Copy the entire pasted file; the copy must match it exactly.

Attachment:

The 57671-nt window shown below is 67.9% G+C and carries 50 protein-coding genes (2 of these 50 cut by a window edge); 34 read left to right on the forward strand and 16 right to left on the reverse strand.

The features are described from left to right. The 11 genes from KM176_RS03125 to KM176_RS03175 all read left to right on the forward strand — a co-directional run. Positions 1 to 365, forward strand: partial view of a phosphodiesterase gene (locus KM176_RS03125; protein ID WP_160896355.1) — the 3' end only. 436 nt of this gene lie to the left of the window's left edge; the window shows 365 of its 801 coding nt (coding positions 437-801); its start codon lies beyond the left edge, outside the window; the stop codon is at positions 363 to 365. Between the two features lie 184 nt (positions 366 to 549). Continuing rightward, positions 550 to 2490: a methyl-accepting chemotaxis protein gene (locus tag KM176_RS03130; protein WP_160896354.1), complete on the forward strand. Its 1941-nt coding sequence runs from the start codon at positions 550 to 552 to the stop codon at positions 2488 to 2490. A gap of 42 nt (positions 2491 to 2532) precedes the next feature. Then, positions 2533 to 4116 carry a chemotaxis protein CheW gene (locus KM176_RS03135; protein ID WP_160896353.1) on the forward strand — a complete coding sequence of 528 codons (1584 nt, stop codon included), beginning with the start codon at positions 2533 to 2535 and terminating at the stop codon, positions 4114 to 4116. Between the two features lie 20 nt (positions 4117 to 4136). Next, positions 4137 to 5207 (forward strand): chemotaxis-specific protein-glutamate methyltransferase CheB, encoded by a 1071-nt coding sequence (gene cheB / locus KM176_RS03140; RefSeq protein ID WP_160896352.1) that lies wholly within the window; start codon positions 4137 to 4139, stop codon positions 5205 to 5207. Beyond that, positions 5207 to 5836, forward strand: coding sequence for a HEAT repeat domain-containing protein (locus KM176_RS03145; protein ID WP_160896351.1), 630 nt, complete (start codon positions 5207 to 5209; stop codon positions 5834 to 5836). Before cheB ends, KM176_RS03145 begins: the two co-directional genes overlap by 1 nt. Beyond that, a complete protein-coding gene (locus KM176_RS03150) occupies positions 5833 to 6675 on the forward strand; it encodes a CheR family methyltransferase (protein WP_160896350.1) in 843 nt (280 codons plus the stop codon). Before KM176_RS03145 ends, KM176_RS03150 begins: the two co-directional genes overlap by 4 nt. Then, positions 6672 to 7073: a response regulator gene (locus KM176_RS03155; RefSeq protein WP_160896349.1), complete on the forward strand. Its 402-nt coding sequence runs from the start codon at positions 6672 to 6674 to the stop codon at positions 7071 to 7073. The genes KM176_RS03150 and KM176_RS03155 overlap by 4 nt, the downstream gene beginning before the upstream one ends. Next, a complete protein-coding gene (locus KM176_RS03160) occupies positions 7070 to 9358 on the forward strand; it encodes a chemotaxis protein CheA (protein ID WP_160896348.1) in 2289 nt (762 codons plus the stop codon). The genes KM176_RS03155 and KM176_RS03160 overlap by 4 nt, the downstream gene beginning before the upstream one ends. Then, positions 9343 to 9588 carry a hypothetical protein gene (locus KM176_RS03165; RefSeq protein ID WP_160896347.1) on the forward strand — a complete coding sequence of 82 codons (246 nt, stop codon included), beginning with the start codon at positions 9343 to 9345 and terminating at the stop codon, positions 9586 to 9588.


The 57671-nt window shown below is 67.9% G+C and carries 50 protein-coding genes (2 of these 50 cut by a window edge); 34 read left to right on the forward strand and 16 right to left on the reverse strand.

The features are described from left to right. The 11 genes from KM176_RS03125 to KM176_RS03175 all read left to right on the forward strand — a co-directional run. Positions 1 to 365, forward strand: partial view of a phosphodiesterase gene (locus KM176_RS03125; protein ID WP_160896355.1) — the 3' end only. 436 nt of this gene lie to the left of the window's left edge; the window shows 365 of its 801 coding nt (coding positions 437-801); its start codon lies beyond the left edge, outside the window; the stop codon is at positions 363 to 365. Between the two features lie 184 nt (positions 366 to 549). Continuing rightward, positions 550 to 2490: a methyl-accepting chemotaxis protein gene (locus tag KM176_RS03130; protein WP_160896354.1), complete on the forward strand. Its 1941-nt coding sequence runs from the start codon at positions 550 to 552 to the stop codon at positions 2488 to 2490. A gap of 42 nt (positions 2491 to 2532) precedes the next feature. Then, positions 2533 to 4116 carry a chemotaxis protein CheW gene (locus KM176_RS03135; protein ID WP_160896353.1) on the forward strand — a complete coding sequence of 528 codons (1584 nt, stop codon included), beginning with the start codon at positions 2533 to 2535 and terminating at the stop codon, positions 4114 to 4116. Between the two features lie 20 nt (positions 4117 to 4136). Next, positions 4137 to 5207 (forward strand): chemotaxis-specific protein-glutamate methyltransferase CheB, encoded by a 1071-nt coding sequence (gene cheB / locus KM176_RS03140; RefSeq protein ID WP_160896352.1) that lies wholly within the window; start codon positions 4137 to 4139, stop codon positions 5205 to 5207. Beyond that, positions 5207 to 5836, forward strand: coding sequence for a HEAT repeat domain-containing protein (locus KM176_RS03145; protein ID WP_160896351.1), 630 nt, complete (start codon positions 5207 to 5209; stop codon positions 5834 to 5836). Before cheB ends, KM176_RS03145 begins: the two co-directional genes overlap by 1 nt. Beyond that, a complete protein-coding gene (locus KM176_RS03150) occupies positions 5833 to 6675 on the forward strand; it encodes a CheR family methyltransferase (protein WP_160896350.1) in 843 nt (280 codons plus the stop codon). Before KM176_RS03145 ends, KM176_RS03150 begins: the two co-directional genes overlap by 4 nt. Then, positions 6672 to 7073: a response regulator gene (locus KM176_RS03155; RefSeq protein WP_160896349.1), complete on the forward strand. Its 402-nt coding sequence runs from the start codon at positions 6672 to 6674 to the stop codon at positions 7071 to 7073. The genes KM176_RS03150 and KM176_RS03155 overlap by 4 nt, the downstream gene beginning before the upstream one ends. Next, a complete protein-coding gene (locus KM176_RS03160) occupies positions 7070 to 9358 on the forward strand; it encodes a chemotaxis protein CheA (protein ID WP_160896348.1) in 2289 nt (762 codons plus the stop codon). The genes KM176_RS03155 and KM176_RS03160 overlap by 4 nt, the downstream gene beginning before the upstream one ends. Then, positions 9343 to 9588 carry a hypothetical protein gene (locus KM176_RS03165; RefSeq protein ID WP_160896347.1) on the forward strand — a complete coding sequence of 82 codons (246 nt, stop codon included), beginning with the start codon at positions 9343 to 9345 and terminating at the stop codon, positions 9586 to 9588.